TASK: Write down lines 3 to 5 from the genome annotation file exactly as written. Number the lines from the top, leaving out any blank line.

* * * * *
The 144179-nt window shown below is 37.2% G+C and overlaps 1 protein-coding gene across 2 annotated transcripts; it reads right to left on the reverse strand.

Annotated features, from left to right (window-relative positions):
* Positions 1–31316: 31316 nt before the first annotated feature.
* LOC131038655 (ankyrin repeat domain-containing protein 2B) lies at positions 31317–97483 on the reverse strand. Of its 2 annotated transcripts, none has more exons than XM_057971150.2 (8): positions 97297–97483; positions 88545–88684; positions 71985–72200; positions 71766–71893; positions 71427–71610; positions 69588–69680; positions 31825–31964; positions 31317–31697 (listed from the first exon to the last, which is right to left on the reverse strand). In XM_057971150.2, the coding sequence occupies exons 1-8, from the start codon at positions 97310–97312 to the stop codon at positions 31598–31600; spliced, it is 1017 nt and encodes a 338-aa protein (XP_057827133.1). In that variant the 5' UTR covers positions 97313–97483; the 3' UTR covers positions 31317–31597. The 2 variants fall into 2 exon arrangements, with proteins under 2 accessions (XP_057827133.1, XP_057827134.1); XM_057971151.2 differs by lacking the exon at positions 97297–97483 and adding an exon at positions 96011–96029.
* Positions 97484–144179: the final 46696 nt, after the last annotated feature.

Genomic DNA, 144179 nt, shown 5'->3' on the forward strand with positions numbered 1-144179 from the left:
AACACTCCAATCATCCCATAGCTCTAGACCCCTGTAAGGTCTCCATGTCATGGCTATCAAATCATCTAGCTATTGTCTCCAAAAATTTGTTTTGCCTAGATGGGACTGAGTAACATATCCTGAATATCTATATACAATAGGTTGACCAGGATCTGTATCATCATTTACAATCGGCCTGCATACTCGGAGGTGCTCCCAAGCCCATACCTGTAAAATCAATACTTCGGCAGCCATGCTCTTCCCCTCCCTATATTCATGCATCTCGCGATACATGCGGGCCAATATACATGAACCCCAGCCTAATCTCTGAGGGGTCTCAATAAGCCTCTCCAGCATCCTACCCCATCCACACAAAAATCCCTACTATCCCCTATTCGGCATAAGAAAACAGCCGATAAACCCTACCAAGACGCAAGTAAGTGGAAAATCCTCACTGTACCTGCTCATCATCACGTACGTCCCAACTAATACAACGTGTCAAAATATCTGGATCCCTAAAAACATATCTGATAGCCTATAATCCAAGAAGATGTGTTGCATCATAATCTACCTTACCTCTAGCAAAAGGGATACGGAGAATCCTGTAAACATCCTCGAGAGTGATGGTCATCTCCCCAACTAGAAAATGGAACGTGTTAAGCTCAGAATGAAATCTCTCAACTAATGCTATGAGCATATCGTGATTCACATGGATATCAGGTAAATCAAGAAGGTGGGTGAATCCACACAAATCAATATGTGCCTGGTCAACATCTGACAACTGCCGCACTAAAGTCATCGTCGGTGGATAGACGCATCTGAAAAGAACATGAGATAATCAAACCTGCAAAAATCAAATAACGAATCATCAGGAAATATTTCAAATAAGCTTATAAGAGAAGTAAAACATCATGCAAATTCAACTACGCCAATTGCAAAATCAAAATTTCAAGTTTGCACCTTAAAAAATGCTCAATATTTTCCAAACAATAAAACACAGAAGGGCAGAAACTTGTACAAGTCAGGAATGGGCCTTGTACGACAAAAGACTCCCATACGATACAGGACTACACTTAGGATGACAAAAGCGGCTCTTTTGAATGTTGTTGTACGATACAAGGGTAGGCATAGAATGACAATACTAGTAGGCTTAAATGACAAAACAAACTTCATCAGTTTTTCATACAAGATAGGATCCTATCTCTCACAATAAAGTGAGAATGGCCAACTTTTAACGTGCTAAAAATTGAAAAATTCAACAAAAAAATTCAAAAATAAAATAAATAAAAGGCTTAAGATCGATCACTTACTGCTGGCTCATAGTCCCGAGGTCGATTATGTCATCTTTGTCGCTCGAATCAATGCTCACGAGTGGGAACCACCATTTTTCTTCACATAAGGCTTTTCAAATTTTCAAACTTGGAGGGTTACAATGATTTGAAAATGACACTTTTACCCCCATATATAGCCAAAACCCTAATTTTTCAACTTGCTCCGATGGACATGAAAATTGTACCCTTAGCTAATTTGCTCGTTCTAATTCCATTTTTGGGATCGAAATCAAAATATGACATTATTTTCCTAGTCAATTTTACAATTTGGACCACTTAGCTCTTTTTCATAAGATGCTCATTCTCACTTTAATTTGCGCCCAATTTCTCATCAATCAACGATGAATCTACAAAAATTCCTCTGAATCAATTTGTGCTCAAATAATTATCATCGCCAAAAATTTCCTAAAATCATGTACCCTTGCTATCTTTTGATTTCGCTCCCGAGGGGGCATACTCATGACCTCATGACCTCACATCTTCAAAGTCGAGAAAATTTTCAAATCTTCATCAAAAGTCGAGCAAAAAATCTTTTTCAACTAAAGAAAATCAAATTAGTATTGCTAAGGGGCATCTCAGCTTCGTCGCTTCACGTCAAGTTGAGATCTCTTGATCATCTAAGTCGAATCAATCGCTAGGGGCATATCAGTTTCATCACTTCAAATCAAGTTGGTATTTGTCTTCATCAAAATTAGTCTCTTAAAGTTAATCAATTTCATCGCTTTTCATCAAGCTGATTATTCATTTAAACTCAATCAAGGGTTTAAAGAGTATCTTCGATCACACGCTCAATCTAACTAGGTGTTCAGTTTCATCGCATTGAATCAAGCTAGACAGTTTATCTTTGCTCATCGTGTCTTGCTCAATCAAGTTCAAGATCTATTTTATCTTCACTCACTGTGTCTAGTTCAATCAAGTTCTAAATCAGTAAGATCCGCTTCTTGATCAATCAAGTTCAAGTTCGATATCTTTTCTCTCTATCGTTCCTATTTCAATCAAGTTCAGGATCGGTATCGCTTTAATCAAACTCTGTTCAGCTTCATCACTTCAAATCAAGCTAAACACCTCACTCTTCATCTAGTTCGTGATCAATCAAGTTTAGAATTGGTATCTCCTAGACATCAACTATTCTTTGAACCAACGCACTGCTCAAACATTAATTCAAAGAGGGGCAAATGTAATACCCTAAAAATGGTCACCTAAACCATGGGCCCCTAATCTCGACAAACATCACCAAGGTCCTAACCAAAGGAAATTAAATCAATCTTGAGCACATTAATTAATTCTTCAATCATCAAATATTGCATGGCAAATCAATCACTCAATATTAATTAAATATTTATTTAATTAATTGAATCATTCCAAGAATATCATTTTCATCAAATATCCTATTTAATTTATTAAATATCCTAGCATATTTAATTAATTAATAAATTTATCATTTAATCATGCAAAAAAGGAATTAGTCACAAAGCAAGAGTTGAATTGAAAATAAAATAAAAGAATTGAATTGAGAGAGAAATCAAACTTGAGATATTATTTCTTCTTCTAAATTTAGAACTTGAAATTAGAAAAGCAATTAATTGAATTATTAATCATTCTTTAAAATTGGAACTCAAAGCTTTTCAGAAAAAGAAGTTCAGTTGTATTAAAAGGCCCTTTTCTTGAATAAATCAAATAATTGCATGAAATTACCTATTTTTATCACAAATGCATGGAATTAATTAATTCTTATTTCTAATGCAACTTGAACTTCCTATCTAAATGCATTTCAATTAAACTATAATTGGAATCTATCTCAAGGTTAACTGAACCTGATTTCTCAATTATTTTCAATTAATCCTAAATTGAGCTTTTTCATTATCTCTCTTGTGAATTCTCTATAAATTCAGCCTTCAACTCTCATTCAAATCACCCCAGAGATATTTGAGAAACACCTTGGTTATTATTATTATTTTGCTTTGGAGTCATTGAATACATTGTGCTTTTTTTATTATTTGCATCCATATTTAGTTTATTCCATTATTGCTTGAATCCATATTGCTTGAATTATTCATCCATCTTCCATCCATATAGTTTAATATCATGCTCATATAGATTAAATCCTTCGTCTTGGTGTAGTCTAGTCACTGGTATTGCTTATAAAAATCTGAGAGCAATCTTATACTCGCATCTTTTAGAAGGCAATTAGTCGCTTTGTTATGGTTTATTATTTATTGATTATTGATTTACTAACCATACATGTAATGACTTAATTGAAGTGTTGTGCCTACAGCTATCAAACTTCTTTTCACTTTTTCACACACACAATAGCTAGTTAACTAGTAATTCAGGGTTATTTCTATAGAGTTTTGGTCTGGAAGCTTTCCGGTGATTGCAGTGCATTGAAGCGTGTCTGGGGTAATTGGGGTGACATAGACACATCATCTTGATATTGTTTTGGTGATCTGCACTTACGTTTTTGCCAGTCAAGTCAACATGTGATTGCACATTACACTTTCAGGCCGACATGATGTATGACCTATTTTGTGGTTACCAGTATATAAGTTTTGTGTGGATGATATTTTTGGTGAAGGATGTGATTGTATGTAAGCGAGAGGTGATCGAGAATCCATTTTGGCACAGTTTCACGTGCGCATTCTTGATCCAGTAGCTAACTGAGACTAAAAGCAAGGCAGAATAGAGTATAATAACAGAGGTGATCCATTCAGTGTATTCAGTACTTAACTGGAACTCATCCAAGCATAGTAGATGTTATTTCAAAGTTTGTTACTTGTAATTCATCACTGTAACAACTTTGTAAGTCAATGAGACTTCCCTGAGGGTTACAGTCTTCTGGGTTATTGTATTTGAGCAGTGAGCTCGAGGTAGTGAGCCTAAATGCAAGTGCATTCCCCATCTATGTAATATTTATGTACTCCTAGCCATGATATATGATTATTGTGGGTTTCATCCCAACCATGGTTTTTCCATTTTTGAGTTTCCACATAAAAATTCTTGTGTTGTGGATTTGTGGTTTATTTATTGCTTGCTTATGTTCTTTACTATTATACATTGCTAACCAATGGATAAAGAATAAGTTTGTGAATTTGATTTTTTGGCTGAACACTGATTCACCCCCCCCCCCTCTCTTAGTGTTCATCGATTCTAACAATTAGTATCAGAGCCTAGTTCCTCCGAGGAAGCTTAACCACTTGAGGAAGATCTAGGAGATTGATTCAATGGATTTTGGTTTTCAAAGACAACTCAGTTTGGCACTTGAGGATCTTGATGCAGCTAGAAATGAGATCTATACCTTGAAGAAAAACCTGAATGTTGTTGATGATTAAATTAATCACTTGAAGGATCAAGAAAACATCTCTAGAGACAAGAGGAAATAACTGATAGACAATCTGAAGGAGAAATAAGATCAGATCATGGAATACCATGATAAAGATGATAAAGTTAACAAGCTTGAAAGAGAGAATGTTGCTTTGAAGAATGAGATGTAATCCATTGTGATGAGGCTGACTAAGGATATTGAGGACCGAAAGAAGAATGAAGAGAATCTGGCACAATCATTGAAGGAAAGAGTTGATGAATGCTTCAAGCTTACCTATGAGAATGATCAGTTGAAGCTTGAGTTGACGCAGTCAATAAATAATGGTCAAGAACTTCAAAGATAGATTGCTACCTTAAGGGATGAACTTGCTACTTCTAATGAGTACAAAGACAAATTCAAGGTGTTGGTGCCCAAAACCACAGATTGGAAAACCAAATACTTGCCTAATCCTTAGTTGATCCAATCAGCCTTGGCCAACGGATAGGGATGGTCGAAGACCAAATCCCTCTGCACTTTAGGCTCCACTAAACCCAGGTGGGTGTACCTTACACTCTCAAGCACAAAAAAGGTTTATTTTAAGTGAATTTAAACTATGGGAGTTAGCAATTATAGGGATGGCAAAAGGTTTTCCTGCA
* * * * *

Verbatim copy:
* Positions 1–31316: 31316 nt before the first annotated feature.
* LOC131038655 (ankyrin repeat domain-containing protein 2B) lies at positions 31317–97483 on the reverse strand. Of its 2 annotated transcripts, none has more exons than XM_057971150.2 (8): positions 97297–97483; positions 88545–88684; positions 71985–72200; positions 71766–71893; positions 71427–71610; positions 69588–69680; positions 31825–31964; positions 31317–31697 (listed from the first exon to the last, which is right to left on the reverse strand). In XM_057971150.2, the coding sequence occupies exons 1-8, from the start codon at positions 97310–97312 to the stop codon at positions 31598–31600; spliced, it is 1017 nt and encodes a 338-aa protein (XP_057827133.1). In that variant the 5' UTR covers positions 97313–97483; the 3' UTR covers positions 31317–31597. The 2 variants fall into 2 exon arrangements, with proteins under 2 accessions (XP_057827133.1, XP_057827134.1); XM_057971151.2 differs by lacking the exon at positions 97297–97483 and adding an exon at positions 96011–96029.
* Positions 97484–144179: the final 46696 nt, after the last annotated feature.